Josh: See. I love that and and I want to kind of highlight this with a story to a lot of times people they shift more legacy when it’s a near death experience or, you know, maybe they go to a third world country for the first time in their life, right they you have these kind of shock moments that make you realize, wow, I have a lot I need to give back, I thought it was cool that you decided to say, okay, we’re going to get back financially, but instead of just being the philanthropist, right, who just gives the money away, you’re saying let’s let me also teach what I know and in your case, right working with with women bringing women into the workplace as well, I’m sure that was one of the big factors that helped you grow your company. I mean, we’ve seen that in all industries when you’re working with with both men and women, they bring both really good things to the table for everybody, especially in a in a company situation. So I want to ask you this because I love you I have to read it off here because I thought it was awesome. So you we asked Steve or excuse me, Jeff, mostly I just talked to a guy named Steve, Just talked to Jeff about there, we asked Jeff this is a masterclass what would you call it? And he said, fix your hiring by looking for soldiers instead of just looking for people or for people who look good in a uniform, that I love that statement, because it kind of it’s a it’s a shock statement, right? So I want I want you to kind of break that apart for us, what do you mean, when you like finding soldiers instead of people who just look good in the uniform?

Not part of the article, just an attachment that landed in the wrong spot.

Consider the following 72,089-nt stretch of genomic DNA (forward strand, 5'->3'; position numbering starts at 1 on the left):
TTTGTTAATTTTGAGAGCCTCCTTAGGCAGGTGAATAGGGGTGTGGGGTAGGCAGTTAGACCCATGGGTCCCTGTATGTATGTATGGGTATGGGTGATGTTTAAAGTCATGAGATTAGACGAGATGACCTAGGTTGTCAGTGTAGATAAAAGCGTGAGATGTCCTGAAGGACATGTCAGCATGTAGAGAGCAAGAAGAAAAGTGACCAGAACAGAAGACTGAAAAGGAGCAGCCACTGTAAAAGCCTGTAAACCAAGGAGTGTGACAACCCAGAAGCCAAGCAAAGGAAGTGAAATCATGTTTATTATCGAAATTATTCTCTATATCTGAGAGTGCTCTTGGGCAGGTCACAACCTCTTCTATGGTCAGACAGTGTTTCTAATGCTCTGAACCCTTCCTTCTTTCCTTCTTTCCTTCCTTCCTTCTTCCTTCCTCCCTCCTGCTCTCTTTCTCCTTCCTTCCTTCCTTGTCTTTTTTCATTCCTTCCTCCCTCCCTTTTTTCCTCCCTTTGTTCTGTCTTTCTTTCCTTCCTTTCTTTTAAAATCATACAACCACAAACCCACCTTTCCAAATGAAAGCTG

Jeff: I think most hiring processes select for interviewing skills, rather than all the more important things that really drive a person’s success in a company so I think, because many companies don’t have an organized hiring process. Generally, it’s one interview, the interview consists of a conversation about hobbies, pets, maybe resume related things, oh, you went to that college, I went to that college too and so you end up picking, picking people for your company based on their ability to interview well, rather than their ability to really, really do the job so that’s the distinction there, like, we don’t really care how well you interview, there is some overlap between interview skills and the job that you’ll need to perform for us but some jobs, there’s very little overlap, the first woman we hired as a technician, in 2016, she was a terrible interview, and that I was involved in that interview and we just couldn’t I mean, it was just, we were dragging things out of her but, but we have a script that’s designed to surface qualities that that we think are going to be successful on our team and those scripts are available on my website, Jeffmorrell.com, if you want to take a look and see what I’m talking about there, we know in advance what we’re looking for in a person and if they’re really nervous, or awkward, or, well, who cares if they can turn wrenches really well, after we we impart the training the skills they need to succeed, who cares whether they’re getting the interview and I think that’s that summarizes it pretty well.